It was an eventful start to 2020 for Randy Hendrickson, president of Salem State’s Student Veteran Organization, who led a group of fellow student veterans to Los Angeles for the Student Veterans of America National Conference.
“NatCon was so much better than I expected," says Hendrickson. “The people I’ve met, and the things I’ve learned will help us grow tremendously.”
He traveled with fellow members of his team, including Student Veteran Organization Vice President Gary Ehnot, Treasurer Alex Moore, Secretary Stan Raymond and advisors Ted Serozynsky and Samantha Sargent.
Collaborative crowdfunding efforts by the Salem State Student Veteran Organization executive board allowed Hendrickson and his team to travel to “NatCon,” the largest conference for student veterans in the country, featuring networking opportunities with big companies like Google, Amazon, Microsoft, Disney, Raytheon and others.
“The part I enjoyed the most, I would have to say, was hearing the other chapters’ success stories and how I can apply them to my chapter to better support my fellow military-connected students,” says Hendrickson.
Leading an organization is no easy task, but Hendrickson is not new to big responsibilities.
In his five years with the Marine Corps., the Texas native worked on life support systems as an aircraft mechanic. His day-to-day ensured pilots were equipped with parachutes, life rafts inside ejection seats, explosives, canopies and “all of the important stuff” regarding safety.
It was rigorous work, where nearly every second of every day was accounted for. When he applied and entered Salem State as a veteran, he -- like many student veterans -- initially found the transition difficult.
“Everything is up to you” at a university setting, says Hendrickson. “It takes a little adjusting.”
It was not until he went to the Salem State Veterans Center that he found a true home within the university. He utilized the lobby area, including its free printers, computers, TVs and entertainment system for student veterans.
“Salem State is very big on student veteran affairs. They’re fantastic,” Hendrickson says. “The best part is the Veteran Resource Office. It’s like a place to just hang out.”
It was at the resource office where he first met Ted Serozynsky, a U.S. Navy veteran and manager of Veterans’ Affairs at Salem State. He soon became a role model to Hendrickson, “always with the right advice, the right thing to say.”
It is also where he met Samantha Sergeant, a graduate retention fellow who offered guidance. “She’s like the mama bear to all of us. She’s on track with every student that she comes in contact with. It’s phenomenal,” says Hendrickson.
“It’s probably one of the best support structures I've ever had and they're just wonderful people. I love working with them.”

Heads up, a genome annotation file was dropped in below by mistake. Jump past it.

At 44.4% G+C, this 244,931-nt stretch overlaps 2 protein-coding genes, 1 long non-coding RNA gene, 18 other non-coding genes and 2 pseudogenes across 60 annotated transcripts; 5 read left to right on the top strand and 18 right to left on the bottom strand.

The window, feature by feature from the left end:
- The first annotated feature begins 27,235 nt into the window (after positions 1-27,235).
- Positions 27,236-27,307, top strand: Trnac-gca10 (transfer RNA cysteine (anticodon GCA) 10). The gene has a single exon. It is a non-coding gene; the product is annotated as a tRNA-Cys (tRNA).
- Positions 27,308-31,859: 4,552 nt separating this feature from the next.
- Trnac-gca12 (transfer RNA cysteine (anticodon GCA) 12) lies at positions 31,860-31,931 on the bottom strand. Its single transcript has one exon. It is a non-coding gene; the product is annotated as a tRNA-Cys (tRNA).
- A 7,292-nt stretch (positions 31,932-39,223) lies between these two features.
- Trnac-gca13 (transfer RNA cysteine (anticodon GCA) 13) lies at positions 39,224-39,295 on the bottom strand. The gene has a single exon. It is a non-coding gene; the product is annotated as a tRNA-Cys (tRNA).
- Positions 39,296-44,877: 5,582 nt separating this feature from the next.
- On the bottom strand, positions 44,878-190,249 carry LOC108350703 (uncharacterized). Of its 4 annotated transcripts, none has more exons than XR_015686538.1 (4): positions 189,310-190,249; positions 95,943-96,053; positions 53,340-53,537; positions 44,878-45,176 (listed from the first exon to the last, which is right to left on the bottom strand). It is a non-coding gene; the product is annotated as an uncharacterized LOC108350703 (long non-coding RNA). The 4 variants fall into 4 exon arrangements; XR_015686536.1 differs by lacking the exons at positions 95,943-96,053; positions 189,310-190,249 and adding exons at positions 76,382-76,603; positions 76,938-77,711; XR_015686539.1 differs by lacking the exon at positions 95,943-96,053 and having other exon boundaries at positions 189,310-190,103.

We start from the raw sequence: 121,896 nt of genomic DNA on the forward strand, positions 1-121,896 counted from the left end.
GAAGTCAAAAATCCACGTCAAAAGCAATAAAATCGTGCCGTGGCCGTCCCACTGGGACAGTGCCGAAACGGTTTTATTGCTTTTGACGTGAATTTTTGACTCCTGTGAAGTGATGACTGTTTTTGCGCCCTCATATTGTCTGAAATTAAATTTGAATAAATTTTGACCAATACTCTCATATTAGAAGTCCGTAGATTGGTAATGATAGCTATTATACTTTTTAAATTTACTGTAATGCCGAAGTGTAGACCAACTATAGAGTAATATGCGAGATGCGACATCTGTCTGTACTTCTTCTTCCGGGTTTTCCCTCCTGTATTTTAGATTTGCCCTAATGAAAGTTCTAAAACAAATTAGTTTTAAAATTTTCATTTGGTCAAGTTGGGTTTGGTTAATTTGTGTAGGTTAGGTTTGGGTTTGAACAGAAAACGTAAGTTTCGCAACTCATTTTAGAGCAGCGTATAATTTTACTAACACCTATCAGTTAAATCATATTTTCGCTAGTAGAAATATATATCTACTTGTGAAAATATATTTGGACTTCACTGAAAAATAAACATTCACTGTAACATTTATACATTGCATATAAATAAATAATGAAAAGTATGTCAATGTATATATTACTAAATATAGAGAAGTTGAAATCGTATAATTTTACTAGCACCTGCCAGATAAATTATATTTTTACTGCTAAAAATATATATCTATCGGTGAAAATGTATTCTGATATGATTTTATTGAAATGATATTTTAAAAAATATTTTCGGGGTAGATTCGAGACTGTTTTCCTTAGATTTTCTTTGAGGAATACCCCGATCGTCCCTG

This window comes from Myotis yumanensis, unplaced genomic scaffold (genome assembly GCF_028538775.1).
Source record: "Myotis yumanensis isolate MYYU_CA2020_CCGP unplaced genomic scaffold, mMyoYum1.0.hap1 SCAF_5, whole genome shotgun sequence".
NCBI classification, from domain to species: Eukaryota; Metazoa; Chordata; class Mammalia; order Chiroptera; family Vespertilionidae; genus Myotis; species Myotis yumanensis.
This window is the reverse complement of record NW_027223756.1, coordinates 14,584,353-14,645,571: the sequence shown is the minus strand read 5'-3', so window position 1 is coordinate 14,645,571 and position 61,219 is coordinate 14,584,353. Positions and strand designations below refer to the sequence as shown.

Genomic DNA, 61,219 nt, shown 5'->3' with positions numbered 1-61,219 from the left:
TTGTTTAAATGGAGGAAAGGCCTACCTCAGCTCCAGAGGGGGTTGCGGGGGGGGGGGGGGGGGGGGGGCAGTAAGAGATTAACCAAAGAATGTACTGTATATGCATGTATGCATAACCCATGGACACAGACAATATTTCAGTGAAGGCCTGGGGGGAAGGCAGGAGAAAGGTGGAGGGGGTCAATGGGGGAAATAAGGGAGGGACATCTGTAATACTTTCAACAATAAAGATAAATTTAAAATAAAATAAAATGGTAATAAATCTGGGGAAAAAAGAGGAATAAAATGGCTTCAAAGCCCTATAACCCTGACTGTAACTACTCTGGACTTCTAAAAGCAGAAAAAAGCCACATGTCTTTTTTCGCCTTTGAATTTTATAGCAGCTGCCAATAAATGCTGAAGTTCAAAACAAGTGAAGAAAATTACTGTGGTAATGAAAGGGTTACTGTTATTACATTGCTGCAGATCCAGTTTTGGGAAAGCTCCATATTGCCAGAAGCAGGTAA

The more he became involved in the organization, the more Hendrickson sensed engagement could be stronger. Just as his own transition to university life included obstacles, he recognized the same might be true for other student veterans.
He felt inspired to run for the role of president and won in a landslide victory in spring 2019. In August, he took office and recruited others to participate in the organization’s executive board, now currently filled with 12 members.
One of Hendrickson’s first initiatives was Viking MEPS Day, modeled after the “Military Entrance Processing Station,” a requirement and rite-of-passage for all military prospects that measures their aptitude, physical qualifications and more.
“That’s where they do all the screening for preparation to join the military. So that's what we did. We prepared them for joining Salem State. And it was a huge success,” he says. The Viking MEPS Day offered guidance to student veterans on topics like the GI bill, financial aid, meal plans, health insurance and matters specific to former military members.
Hendrickson and his executive board also held the student veteran barbeque in October, which drew more than 200 people and helped initiate conversations with student veterans about involvement on campus.
Hendrickson is studying sport and movement science at Salem State and hopes to become a physical therapist. He was hired this year as a peer tutor in the SMS department and says faculty have been incredibly supportive. One of his favorite faculty members is George Abboud, professor of sport and movement science and a former general in the U.S. Army. Their shared military experience has helped the two connect and develop a strong rapport.
“They take such good care of us here,” Hendrickson says of the faculty and veteran affairs staff at Salem State.
He encourages any student veteran who may be suffering from mental health problems to contact Emily Forbes, a Veterans' Affairs liaison to Salem State for the Veterans Integration to Academic Leadership (VITAL) program, which connects student veterans to the proper health care they need.
Through his role as president of the Student Veteran Organization, Hendrickson is confident more student veterans will become involved and find their home at Salem State.
Salem State University is an award-winning, top-ranked military-friendly school. Learn more about the Veterans' Affairs program at Salem State.
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